In the US, each state is responsible for regulating business conducted within its boundaries. The ‘Commerce Clause’ of the US Constitution states that Congress has the power “To regulate Commerce with foreign Nations, and among the several States, and with the Indian Tribes.” All countries have their own laws which regulate how their citizens engage in business. Regardless of where you reside, it’s your responsibility to know and abide by the laws of your locality. I’d like to present three questions that you need to have answered as you set up your business. My examples are based on how things work in the US state of Florida, where I reside. The specifics will vary from state to state.
What is the procedure for registering my business name? Sole proprietorships in Florida are supposed to file a fictitious name registration with the Division of Corporations if you are conducting business under a name other than your own name. The process involves advertising your ‘doing business as’ or DBA name in a local newspaper prior to submitting a registration application to the state. State registrations are renewable every five years.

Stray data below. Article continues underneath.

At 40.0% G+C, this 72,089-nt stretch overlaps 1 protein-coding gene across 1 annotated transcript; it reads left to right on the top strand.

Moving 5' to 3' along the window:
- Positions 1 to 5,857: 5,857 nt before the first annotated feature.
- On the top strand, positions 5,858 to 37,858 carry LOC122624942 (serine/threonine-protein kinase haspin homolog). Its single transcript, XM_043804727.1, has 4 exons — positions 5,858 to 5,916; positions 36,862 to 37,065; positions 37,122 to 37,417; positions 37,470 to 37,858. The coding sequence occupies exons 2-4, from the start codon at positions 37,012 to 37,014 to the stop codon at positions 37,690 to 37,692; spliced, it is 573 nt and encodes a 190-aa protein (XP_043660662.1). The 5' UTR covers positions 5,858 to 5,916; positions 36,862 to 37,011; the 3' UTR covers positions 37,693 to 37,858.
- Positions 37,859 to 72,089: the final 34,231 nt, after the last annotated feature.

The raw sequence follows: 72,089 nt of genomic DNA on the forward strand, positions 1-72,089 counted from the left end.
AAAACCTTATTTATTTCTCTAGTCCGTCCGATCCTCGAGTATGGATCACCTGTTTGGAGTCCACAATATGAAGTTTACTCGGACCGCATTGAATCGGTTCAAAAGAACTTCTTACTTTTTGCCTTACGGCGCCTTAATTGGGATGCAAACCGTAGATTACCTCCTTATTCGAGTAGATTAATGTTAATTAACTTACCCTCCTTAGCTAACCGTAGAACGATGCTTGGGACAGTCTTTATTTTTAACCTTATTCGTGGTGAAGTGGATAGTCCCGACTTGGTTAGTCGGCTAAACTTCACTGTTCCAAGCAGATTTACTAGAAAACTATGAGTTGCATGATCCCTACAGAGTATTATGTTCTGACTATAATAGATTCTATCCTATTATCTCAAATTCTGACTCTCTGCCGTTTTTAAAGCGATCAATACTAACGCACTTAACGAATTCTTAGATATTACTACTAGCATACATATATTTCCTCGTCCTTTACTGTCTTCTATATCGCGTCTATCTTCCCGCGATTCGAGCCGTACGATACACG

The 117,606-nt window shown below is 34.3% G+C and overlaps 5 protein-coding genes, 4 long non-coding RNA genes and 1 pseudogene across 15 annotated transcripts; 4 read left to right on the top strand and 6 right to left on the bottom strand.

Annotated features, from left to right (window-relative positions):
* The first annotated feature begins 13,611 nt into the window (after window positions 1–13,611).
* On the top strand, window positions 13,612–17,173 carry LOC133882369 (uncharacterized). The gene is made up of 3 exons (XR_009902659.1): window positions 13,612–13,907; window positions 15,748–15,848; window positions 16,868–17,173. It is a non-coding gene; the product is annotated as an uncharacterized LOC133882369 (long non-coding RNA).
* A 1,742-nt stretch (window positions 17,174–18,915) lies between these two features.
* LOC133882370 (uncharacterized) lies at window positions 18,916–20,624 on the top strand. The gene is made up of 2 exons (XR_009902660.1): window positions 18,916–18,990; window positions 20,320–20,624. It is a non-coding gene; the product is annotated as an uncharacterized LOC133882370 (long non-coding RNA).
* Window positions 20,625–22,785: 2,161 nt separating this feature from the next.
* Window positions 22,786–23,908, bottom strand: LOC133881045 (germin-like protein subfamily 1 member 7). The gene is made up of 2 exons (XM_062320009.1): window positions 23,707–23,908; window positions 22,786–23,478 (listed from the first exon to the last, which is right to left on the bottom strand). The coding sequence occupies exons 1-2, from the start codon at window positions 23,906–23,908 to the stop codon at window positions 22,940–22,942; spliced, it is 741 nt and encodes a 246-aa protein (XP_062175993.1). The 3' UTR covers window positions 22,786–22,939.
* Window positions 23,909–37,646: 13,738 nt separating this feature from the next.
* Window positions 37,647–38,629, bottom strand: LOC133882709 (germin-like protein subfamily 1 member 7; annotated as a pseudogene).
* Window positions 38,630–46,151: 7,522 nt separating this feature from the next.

Do I need a business license? Licensing requirements are usually handled at the county and/or municipality levels. My county doesn’t require a license for my type of business although other counties in the state may.
Am I required to collect sales tax? There’s a popular misconception among sellers that online sales are exempt from being taxed. In Florida and most other states, online retail sales made within the state are supposed to be taxed. Registration to collect and submit sales tax in Florida is handled through the Department of Revenue. When registering for craft shows in Florida, applications will remind you that you are responsible for collecting sales tax. It’s advisable to have a copy of your sales tax certificate with you at shows.
A good place to find answers to these and other questions about business requirements for your state is a local office of the Small Business Administration (SBA). The purpose of the SBA is to provide small businesses with information, workshops and assistance. Most SBA services are provided at no charge.
Best wishes for much success on Zibbet!
Vicki is committed to assisting her fellow Zibbeters improve their shops for successful online selling. She is the owner of five Zibbet shops: LOC Design Studio, Denim and Pearls, A Stitch and a Prayer, Black Creek Crossing and Think Like a Fish. You can follow Vicki on Twitter and through her LOC Design Studio blog.